United States District Court, N.D. Ohio
DONNA MOORADIAN, ET AL. Plaintiffs,
FCA US, LLC, Defendant.
OPINION & ORDER [RESOLVING DOC. NO. 46]
S. GWIN, UNITED STATES DISTRICT JUDGE.
FCA US, LLC (“FCA”) requests that the Court
sanction Plaintiff White and his counsel for spoliating
evidence. FCA manufactures Chrysler automobiles,
including Jeep Wranglers. Plaintiffs oppose the sanction
motion, arguing that no spoliation occurred.
reasons stated below, the Court GRANTS IN
PART Defendant's motion.
a case about sand. Specifically, in this case, the Plaintiffs
allege that casting sand used in creating Jeep Wrangler
engine parts seeps into those vehicles' radiators,
causing heating and cooling issues.
the most important piece of evidence in this case, then, is
the fluid in a Wrangler's radiator. Plaintiffs allege
casting sand settles in some Wrangler radiators causing a
type of sludge. Plaintiff White and his attorneys'
(mis)handling of that fluid is the reason for this Order.
August 17, 2017, Defendant FCA sent written discovery
requests to Plaintiff White. Among those requests, FCA asked
White to “[w]ithin 90 days . . . [produce] YOUR VEHICLE
for a private inspection by FCA U.S. at an FCA U.S.
authorized dealership chosen by YOU.”Plaintiff White
responded that he would produce his vehicle for inspection as
FCA's request and Plaintiff White's response,
however, Plaintiff White took his vehicle to an unaffiliated
automobile service location at his counsel's
behest. White and White's attorney gave
FCA's counsel no notice. On September 14, 2017, White
took his vehicle to Finish Line Performance LLC
(“Finish Line”) and had the coolant in his
did not take his Wrangler to Finish Line for any needed
service to operate his vehicle. White took his vehicle to Finish
Line because his lawyers told him to. Neither he nor his attorneys
informed Defendant FCA that White was going to take his
vehicle in for this work.
requested that Finish Line record their work and that they
save anything that came out of the radiator. When White
received his vehicle back from Finish Line, they also gave
him two large, unlabeled, unsealed, half-filled jugs of
liquid that Finish Line said came from his radiator
flush. That same day, they also sent him four
videos through Facebook Messenger, purportedly of their
servicing his vehicle.
White, his counsel, nor any representative of Defendant FCA
observed the making of these videos. The videos show fluid
being drained from a vehicle in an auto repair
shop. The fluid pours over part of that
vehicle's underbody, through a dirty funnel, and into a
container. In another video, liquid from one container is
poured into what appears to be one of the jugs White now
possesses. The workstation and shop are dirty in predictable
Line seemingly shot these videos on a cell phone, and so they
are of relatively low quality. There are no wide shots in the
videos. Instead, the videos are all shot in various degrees
of close-up. Because of this, neither the people in the
videos nor the vehicle they are working on is readily
identifiable. Additionally, none of the four videos are time
stamped, and they do not show an obviously continuous
sequence. There is no indication of a precise order of events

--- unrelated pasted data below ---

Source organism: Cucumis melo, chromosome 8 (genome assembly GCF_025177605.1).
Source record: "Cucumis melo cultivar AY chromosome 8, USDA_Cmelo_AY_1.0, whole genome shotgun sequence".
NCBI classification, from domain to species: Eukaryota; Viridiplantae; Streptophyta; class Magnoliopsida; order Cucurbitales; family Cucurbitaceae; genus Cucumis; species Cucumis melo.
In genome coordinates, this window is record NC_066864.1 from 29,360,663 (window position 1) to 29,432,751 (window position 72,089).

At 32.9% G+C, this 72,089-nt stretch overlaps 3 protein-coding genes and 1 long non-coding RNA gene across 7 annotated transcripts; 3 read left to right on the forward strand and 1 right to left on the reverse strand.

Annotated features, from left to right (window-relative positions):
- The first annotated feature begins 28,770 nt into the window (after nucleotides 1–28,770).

or a description of what happens when the camera is off.
of these flaws, it is difficult, if not impossible, to tell
whether these videos show what Plaintiff White and his
counsel says that they show.
may be even more concerning, however, is what White says
happened after he picked up his vehicle and the jugs of
liquid from Finish Line. White says that he took the
unlabeled and unsealed jugs, purportedly containing the
casting-sand filled liquid drained from his radiator, and sat
them in his car during his twelve-hour shift at
work. When White got off work, he put the jugs
in the breezeway at his mother's house. He left them
there, seemingly unattended, for about three weeks, until he
picked them up and brought them to his
courts have broad discretion to craft proper sanctions for
the spoliation of evidence.” When a party seeks
sanctions for its opponent's spoliation of evidence, that
party must show: “‘(1) that the party having
control over the evidence had an obligation to preserve it at
the time it was destroyed; (2) that the [evidence] was
destroyed with a culpable state of mind; and (3) that the
destroyed evidence was relevant to the party's claim or
defense such that a reasonable trier of fact could find that
it would support that claim or
defense.'” “The culpable state of mind factor
is satisfied by a showing that the evidence was destroyed
knowingly, even if without intent to breach a duty to
preserve it, or negligently.”
proper sanction for spoliation of evidence “serve[s]
both fairness and punitive functions.” It both
levels the evidentiary playing field and punishes the
spoliating party by ensuring that they suffer any risk of an
Requirements for Sanctions
initial matter, Plaintiff White is wrong with his contention
that spoliation sanctions are based on state and not federal
law. The Sixth Circuit has held that “the authority to
impose sanctions for spoliated evidence arises not from
substantive law but, rather, ‘from a court's
inherent power to control the judicial
process.'” Because of this, federal law applies to
crafting spoliation sanctions.
White's and his attorneys' actions satisfy each
requirement for a spoliation sanction. Plaintiff White,
alone, controlled this evidence. The work was done on his
vehicle, and he is the sole owner of that
vehicle. Further, Plaintiff White and his
attorneys admit that they had a duty to preserve this
White and his counsel admit that they had a culpable state of
mind. While Plaintiff White testified that his attorneys were
aware of his plan to get his car worked on, Plaintiff's opposition to FCA's
sanctions motion actually clarifies that statement. In fact,
White's counsel told him to ...